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Water, Water — Everywhere and Nowhere

Just before the Oroville Dam became daily front page news, during what turned out to be a brief lull in this winter’s storms, one of my neighbors asked me if I thought the drought was over. “Nope, just an interlude,” I said.




Oroville Dam’s emergency spillway.

Just before the Oroville Dam became daily front page news, during what turned out to be a brief lull in this winter’s storms, one of my neighbors asked if I thought the drought was over. “Nope, just an interlude,” I said. Then, within the week, more rain came – rain and snow, depending on where you reside in this great state. But as far as I can tell, we still live in a continuing drought. These storms are just a brief interruption.

After so much rain, and massive, record-setting snow, why do I say that? According to climate experts, California has so depleted its water supply that it would require several years of regular, above-normal precipitation to take the state out of its long-term drought condition. Southern California in particular is desert and near desert, surviving primarily on imported water. That’s why national, state and local governments built these water works in the first place. They wanted to get water to places where there was little or not enough, as well as to protect the state from periodic floods.

This condition of unpredictable precipitation leads many to advocate for increased infrastructure – more dams and aquifers – that would save water in wet seasons for dispersal in dry ones. That’s why the ballot measure on water resources approved by voters in 2014 included money for dams. This year, with its overflowing dams and full reservoirs, makes a good case. Fill them now, use it later. Except for some places, like Santa Barbara’s Lake Cachuma, which just jumped from eight percent to 46 percent of its capacity after recent heavy rains.

Critics of dams point to the toll they take on the host river’s ecosystem. And besides the environmental impact, we do not know when the next heavy rainfall year like this one is likely to show up. It could be next year, it could be five years – or longer. Because of human-caused climate change, this season could be the new normal or a fluke.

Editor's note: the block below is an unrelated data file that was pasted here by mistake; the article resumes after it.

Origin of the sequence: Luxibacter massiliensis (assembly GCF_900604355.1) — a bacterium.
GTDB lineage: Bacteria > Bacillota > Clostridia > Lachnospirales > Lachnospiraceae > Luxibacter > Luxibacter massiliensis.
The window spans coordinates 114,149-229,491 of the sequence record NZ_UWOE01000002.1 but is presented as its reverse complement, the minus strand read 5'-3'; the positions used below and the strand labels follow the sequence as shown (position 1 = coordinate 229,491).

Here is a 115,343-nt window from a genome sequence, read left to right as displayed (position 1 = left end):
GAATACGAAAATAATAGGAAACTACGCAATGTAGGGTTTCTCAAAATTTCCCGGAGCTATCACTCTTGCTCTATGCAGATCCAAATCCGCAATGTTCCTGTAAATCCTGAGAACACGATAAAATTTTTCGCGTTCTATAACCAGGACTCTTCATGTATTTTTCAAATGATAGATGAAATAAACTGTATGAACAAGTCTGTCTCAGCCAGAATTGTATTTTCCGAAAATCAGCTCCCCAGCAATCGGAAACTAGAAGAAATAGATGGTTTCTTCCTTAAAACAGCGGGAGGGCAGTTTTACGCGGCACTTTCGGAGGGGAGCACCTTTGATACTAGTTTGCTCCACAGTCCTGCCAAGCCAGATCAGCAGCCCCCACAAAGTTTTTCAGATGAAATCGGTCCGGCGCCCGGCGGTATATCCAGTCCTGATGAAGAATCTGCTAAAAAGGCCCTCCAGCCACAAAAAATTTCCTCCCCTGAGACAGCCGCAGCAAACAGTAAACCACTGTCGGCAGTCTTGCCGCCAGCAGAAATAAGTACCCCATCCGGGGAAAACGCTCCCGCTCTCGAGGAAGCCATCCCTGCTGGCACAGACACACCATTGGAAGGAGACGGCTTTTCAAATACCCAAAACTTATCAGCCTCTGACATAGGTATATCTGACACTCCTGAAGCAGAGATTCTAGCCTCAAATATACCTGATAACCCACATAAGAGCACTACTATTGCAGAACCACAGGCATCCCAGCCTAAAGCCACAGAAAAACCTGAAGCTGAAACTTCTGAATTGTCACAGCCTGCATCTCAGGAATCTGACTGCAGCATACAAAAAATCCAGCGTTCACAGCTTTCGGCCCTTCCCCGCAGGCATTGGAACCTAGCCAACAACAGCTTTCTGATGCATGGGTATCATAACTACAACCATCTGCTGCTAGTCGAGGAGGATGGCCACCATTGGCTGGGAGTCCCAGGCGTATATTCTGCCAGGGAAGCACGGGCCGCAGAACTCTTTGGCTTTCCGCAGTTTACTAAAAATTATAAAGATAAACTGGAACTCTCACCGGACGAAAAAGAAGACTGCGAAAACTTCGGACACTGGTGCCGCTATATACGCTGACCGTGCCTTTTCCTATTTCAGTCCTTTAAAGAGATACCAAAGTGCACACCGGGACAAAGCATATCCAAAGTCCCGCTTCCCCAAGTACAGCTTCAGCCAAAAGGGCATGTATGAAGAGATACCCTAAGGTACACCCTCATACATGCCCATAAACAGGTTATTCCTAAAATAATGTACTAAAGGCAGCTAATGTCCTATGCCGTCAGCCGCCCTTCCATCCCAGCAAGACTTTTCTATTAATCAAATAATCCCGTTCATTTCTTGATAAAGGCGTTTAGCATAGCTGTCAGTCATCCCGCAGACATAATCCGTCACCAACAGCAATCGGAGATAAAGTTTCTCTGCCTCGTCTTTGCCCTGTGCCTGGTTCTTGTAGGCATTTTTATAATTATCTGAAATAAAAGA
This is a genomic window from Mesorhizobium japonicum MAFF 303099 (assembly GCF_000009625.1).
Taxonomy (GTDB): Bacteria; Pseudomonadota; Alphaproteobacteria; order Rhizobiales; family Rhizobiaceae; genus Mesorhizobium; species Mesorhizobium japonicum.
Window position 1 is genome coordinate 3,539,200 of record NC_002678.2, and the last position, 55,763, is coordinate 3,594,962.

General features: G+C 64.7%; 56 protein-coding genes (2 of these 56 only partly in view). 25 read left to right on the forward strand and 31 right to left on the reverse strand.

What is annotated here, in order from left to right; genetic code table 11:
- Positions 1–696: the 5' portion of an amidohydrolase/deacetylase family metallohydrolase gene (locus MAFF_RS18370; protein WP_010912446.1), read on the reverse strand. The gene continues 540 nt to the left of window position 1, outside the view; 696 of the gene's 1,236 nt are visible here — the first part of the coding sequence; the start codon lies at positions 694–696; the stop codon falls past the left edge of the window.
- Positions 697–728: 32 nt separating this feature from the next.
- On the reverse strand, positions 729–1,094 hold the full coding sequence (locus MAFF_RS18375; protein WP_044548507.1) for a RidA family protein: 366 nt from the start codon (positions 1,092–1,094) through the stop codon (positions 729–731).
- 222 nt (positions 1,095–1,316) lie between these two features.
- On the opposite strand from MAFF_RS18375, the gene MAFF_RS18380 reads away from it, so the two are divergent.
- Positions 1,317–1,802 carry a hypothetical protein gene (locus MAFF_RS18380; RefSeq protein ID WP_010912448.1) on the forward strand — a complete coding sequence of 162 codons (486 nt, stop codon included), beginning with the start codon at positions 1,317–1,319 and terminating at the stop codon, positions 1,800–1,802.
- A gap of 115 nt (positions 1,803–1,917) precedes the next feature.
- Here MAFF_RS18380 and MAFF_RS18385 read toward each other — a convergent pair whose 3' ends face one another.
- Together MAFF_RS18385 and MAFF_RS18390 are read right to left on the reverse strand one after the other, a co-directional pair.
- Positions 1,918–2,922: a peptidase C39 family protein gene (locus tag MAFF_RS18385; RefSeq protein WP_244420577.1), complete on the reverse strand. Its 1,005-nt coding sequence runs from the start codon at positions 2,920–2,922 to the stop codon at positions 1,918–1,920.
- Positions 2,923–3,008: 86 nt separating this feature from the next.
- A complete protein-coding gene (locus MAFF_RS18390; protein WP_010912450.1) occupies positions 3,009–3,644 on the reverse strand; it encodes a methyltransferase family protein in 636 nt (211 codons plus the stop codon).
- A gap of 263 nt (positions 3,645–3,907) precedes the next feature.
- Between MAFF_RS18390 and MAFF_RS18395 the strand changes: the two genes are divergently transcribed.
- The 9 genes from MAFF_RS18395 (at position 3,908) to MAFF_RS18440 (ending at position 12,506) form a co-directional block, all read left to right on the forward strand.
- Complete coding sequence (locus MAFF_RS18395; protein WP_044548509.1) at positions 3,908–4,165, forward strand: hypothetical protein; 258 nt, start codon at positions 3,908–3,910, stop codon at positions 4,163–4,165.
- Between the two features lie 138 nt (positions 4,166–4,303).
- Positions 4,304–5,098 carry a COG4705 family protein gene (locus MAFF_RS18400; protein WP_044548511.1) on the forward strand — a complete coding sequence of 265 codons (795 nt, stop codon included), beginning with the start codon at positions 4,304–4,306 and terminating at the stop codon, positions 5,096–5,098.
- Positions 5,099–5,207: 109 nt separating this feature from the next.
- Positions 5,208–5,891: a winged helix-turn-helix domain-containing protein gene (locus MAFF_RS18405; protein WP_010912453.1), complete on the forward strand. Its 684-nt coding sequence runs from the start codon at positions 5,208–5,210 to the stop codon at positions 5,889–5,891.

Furthermore, when the system of rivers and streams runs full, it benefits other parts of the environment. It refreshes the California Delta – where the Sacramento and San Joaquin rivers meet – restoring fish habitat, washing away salt and bringing fresh nutrients to the soil. This benefits both the agriculture and fishing industries as well as the ecology of the river.

Even deeper problems plague us that building more dams won’t solve.

Overpumping from deep wells has dropped the water table in the Central Valley, here in the Los Angeles basin and other areas across the state. These underground storage systems accumulated over millennia, but in the last century farmers and cities have drained so much water that massive storms don’t begin to refill them. Even in the middle of this rainy season people in some areas of Tulare County must use bottled water. Farm land has subsided, buckling roads and cracking canals. Many rural residents drilling deeper wells come up empty. We have been drawing down on a legacy that now can’t support people or produce.

As long as there is a snow pack in the Sierras, water will continue to flow to California farmers and cities. The City of Los Angeles ensured it would have its needed share of that water when it built the Los Angeles Aqueduct that stretches from above Mammoth into the city. The California Aqueduct that flows from Northern California down the Central Valley supplies many of the cities surrounding Los Angeles through the Metropolitan Water District of Southern California. But those places also depend on water from another source, the Colorado River.

The Colorado’s Lake Mead typically supplies about 45 percent of what’s used by areas served by the Metropolitan Water District. As long as Northern California water flows, Los Angeles remains in good condition. Adjacent cities will benefit from it too, but it won’t be enough, because Lake Mead water levels remain seriously below normal, reaching record lows in the last few years. Although the lake rose eight feet so far this year, runoff expected from the Rocky Mountains has not and will not adequately replenish its stock, even as urban areas expand and thirsty farmers want more. You can’t squeeze water out of a dry sponge.

So as I told my neighbor, we’re in an interlude, a time between, when underlying drought conditions do not appear so obvious. That’s why cities, like Santa Monica, and water districts across the Southland, continue to press for water self-reliance. And it’s not time to go back to the old behaviors. Don’t run water while you brush your teeth. Don’t take those long showers. Let someone who recycles water wash your car. Install drought-resistant plantings. Use water as if it were precious. It is. Our life depends on it.

Photo: California Department of Water Resources

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